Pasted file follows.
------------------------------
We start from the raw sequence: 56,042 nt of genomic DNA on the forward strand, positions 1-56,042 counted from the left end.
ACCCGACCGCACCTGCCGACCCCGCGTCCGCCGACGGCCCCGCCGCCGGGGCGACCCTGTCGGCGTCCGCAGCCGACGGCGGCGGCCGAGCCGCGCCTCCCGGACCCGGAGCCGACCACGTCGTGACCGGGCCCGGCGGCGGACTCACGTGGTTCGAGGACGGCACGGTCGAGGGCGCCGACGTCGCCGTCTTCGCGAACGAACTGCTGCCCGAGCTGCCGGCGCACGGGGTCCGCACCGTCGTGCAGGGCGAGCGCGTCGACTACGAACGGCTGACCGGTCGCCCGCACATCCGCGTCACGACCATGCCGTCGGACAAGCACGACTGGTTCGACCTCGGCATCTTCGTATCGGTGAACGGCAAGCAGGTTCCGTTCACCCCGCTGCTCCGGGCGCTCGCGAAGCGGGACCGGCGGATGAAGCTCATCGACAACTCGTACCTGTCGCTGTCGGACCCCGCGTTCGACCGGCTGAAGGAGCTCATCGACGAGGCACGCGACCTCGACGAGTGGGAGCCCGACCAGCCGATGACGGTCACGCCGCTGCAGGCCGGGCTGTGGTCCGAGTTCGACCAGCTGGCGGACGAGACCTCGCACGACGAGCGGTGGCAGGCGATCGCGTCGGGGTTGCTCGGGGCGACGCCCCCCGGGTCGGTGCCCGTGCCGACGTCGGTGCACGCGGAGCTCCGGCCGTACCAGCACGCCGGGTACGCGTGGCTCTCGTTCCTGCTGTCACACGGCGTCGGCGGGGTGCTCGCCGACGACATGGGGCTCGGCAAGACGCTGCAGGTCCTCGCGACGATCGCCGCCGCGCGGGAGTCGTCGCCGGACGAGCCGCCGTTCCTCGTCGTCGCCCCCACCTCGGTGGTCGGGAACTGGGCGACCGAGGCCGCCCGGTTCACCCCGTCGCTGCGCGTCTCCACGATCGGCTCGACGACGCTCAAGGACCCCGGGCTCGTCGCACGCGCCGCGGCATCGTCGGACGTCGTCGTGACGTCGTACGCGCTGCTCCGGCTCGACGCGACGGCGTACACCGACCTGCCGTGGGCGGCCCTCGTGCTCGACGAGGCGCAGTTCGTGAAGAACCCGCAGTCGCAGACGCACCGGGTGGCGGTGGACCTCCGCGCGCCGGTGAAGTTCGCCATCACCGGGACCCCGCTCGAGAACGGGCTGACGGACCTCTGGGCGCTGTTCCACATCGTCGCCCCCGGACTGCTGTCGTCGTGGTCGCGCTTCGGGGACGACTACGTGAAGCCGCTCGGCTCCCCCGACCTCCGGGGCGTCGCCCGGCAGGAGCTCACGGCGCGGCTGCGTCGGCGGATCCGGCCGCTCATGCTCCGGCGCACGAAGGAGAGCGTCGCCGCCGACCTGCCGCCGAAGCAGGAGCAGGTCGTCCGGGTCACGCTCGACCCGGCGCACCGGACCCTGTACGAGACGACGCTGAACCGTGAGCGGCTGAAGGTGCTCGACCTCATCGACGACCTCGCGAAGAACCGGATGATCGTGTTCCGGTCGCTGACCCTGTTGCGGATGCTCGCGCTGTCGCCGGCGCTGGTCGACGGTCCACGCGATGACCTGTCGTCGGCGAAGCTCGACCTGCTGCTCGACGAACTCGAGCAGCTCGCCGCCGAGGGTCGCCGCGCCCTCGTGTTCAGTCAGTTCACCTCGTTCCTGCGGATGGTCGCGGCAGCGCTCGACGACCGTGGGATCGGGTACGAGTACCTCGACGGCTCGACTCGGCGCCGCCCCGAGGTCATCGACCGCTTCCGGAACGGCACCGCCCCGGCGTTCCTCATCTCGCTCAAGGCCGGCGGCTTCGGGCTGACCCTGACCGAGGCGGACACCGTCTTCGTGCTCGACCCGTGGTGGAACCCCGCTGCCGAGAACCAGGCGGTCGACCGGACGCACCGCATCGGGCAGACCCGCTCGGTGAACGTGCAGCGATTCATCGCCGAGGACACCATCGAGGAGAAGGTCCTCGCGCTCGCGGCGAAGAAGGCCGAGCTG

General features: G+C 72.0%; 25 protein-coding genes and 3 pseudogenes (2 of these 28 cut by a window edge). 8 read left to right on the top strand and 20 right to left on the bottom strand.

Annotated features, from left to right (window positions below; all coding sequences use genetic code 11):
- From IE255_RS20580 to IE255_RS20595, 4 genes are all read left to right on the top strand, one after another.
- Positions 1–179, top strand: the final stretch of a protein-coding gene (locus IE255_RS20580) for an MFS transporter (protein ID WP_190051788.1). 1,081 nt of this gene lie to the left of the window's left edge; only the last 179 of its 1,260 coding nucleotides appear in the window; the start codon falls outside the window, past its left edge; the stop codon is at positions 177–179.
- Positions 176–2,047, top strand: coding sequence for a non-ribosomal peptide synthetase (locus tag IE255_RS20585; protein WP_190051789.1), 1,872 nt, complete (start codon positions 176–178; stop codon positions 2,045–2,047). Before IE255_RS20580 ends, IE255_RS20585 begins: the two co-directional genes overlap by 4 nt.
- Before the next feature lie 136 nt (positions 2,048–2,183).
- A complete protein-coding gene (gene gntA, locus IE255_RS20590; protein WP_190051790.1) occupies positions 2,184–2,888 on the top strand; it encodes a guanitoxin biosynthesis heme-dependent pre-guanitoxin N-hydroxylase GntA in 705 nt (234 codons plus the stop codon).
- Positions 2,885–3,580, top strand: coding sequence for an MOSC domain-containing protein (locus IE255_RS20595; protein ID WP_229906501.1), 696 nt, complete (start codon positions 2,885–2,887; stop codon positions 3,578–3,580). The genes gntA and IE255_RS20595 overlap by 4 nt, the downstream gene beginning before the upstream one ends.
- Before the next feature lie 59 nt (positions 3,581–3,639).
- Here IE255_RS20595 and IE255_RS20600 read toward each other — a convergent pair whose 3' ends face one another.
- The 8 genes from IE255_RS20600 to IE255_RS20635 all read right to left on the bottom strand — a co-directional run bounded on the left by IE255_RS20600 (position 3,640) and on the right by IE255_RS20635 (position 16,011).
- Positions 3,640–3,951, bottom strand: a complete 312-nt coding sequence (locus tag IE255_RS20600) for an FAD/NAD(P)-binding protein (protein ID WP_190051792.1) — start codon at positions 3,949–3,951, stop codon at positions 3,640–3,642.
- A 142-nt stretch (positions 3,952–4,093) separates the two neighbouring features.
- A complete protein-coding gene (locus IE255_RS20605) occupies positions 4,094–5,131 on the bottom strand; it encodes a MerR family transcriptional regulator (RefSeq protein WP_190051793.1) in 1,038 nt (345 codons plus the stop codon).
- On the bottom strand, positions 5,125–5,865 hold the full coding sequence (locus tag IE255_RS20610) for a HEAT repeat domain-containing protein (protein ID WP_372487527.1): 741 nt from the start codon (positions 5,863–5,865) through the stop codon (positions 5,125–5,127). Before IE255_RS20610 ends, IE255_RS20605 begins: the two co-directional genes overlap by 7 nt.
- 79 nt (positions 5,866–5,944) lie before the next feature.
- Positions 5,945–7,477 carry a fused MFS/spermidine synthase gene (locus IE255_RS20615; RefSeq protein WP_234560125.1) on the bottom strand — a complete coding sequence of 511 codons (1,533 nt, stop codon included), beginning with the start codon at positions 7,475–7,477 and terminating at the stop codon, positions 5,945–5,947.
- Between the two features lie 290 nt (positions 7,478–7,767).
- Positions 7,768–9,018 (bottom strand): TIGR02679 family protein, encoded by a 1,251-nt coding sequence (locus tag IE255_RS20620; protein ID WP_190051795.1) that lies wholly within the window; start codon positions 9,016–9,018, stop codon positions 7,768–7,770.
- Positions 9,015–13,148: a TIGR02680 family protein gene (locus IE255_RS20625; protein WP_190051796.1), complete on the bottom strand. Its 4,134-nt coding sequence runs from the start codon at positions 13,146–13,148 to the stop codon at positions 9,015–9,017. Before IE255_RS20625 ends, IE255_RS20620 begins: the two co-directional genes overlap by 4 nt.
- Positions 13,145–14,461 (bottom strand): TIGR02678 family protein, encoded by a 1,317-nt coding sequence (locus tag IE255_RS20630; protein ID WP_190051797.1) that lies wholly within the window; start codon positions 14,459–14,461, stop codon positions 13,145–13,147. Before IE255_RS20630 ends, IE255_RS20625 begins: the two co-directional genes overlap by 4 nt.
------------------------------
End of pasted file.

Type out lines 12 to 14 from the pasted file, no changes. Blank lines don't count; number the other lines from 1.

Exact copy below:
- Here IE255_RS20595 and IE255_RS20600 read toward each other — a convergent pair whose 3' ends face one another.
- The 8 genes from IE255_RS20600 to IE255_RS20635 all read right to left on the bottom strand — a co-directional run bounded on the left by IE255_RS20600 (position 3,640) and on the right by IE255_RS20635 (position 16,011).
- Positions 3,640–3,951, bottom strand: a complete 312-nt coding sequence (locus tag IE255_RS20600) for an FAD/NAD(P)-binding protein (protein ID WP_190051792.1) — start codon at positions 3,949–3,951, stop codon at positions 3,640–3,642.